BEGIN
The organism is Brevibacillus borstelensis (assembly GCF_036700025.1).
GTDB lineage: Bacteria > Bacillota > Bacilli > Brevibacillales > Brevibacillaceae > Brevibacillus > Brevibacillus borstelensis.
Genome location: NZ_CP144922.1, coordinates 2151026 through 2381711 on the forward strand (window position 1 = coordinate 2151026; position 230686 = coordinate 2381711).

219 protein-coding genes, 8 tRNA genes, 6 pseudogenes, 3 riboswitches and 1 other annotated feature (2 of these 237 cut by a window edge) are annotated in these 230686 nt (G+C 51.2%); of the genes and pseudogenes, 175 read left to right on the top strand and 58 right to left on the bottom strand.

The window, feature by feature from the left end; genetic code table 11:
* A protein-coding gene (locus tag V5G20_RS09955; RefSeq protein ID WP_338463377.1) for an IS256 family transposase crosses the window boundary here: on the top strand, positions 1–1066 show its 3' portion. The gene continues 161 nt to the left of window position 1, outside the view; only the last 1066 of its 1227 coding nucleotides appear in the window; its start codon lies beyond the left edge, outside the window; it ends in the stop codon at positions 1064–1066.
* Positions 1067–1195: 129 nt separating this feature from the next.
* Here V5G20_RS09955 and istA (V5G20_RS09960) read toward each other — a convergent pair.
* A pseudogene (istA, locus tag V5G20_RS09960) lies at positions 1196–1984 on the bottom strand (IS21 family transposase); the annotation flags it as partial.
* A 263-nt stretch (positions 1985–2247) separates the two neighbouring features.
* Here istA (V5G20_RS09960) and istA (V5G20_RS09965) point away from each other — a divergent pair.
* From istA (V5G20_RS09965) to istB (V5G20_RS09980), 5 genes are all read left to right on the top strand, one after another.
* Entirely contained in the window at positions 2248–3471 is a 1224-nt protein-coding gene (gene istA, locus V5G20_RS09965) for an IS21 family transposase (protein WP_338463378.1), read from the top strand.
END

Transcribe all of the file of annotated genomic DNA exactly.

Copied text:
The organism is Brevibacillus borstelensis (assembly GCF_036700025.1).
GTDB lineage: Bacteria > Bacillota > Bacilli > Brevibacillales > Brevibacillaceae > Brevibacillus > Brevibacillus borstelensis.
Genome location: NZ_CP144922.1, coordinates 2151026 through 2381711 on the forward strand (window position 1 = coordinate 2151026; position 230686 = coordinate 2381711).

219 protein-coding genes, 8 tRNA genes, 6 pseudogenes, 3 riboswitches and 1 other annotated feature (2 of these 237 cut by a window edge) are annotated in these 230686 nt (G+C 51.2%); of the genes and pseudogenes, 175 read left to right on the top strand and 58 right to left on the bottom strand.

The window, feature by feature from the left end; genetic code table 11:
* A protein-coding gene (locus tag V5G20_RS09955; RefSeq protein ID WP_338463377.1) for an IS256 family transposase crosses the window boundary here: on the top strand, positions 1–1066 show its 3' portion. The gene continues 161 nt to the left of window position 1, outside the view; only the last 1066 of its 1227 coding nucleotides appear in the window; its start codon lies beyond the left edge, outside the window; it ends in the stop codon at positions 1064–1066.
* Positions 1067–1195: 129 nt separating this feature from the next.
* Here V5G20_RS09955 and istA (V5G20_RS09960) read toward each other — a convergent pair.
* A pseudogene (istA, locus tag V5G20_RS09960) lies at positions 1196–1984 on the bottom strand (IS21 family transposase); the annotation flags it as partial.
* A 263-nt stretch (positions 1985–2247) separates the two neighbouring features.
* Here istA (V5G20_RS09960) and istA (V5G20_RS09965) point away from each other — a divergent pair.
* From istA (V5G20_RS09965) to istB (V5G20_RS09980), 5 genes are all read left to right on the top strand, one after another.
* Entirely contained in the window at positions 2248–3471 is a 1224-nt protein-coding gene (gene istA, locus V5G20_RS09965) for an IS21 family transposase (protein WP_338463378.1), read from the top strand.